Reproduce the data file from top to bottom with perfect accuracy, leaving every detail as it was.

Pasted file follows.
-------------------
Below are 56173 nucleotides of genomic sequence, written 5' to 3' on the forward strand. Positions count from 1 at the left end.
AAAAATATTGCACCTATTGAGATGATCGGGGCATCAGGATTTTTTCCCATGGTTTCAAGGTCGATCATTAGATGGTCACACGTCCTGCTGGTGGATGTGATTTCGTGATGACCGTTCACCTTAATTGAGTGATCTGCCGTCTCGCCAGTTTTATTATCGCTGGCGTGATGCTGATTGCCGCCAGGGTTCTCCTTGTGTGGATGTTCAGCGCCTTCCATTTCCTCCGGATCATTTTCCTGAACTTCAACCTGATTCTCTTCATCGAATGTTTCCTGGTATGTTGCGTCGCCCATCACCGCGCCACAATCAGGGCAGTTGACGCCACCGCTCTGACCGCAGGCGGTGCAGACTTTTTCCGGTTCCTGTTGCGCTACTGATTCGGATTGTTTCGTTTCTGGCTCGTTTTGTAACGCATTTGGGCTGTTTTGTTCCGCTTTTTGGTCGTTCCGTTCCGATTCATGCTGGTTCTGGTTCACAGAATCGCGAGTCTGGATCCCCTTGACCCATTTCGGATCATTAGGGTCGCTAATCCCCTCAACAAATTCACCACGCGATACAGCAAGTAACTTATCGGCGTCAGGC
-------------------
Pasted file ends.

Below are 56173 nucleotides of genomic sequence, written 5' to 3' on the forward strand. Positions count from 1 at the left end.
AAAAATATTGCACCTATTGAGATGATCGGGGCATCAGGATTTTTTCCCATGGTTTCAAGGTCGATCATTAGATGGTCACACGTCCTGCTGGTGGATGTGATTTCGTGATGACCGTTCACCTTAATTGAGTGATCTGCCGTCTCGCCAGTTTTATTATCGCTGGCGTGATGCTGATTGCCGCCAGGGTTCTCCTTGTGTGGATGTTCAGCGCCTTCCATTTCCTCCGGATCATTTTCCTGAACTTCAACCTGATTCTCTTCATCGAATGTTTCCTGGTATGTTGCGTCGCCCATCACCGCGCCACAATCAGGGCAGTTGACGCCACCGCTCTGACCGCAGGCGGTGCAGACTTTTTCCGGTTCCTGTTGCGCTACTGATTCGGATTGTTTCGTTTCTGGCTCGTTTTGTAACGCATTTGGGCTGTTTTGTTCCGCTTTTTGGTCGTTCCGTTCCGATTCATGCTGGTTCTGGTTCACAGAATCGCGAGTCTGGATCCCCTTGACCCATTTCGGATCATTAGGGTCGCTAATCCCCTCAACAAATTCACCACGCGATACAGCAAGTAACTTATCGGCGTCAGGC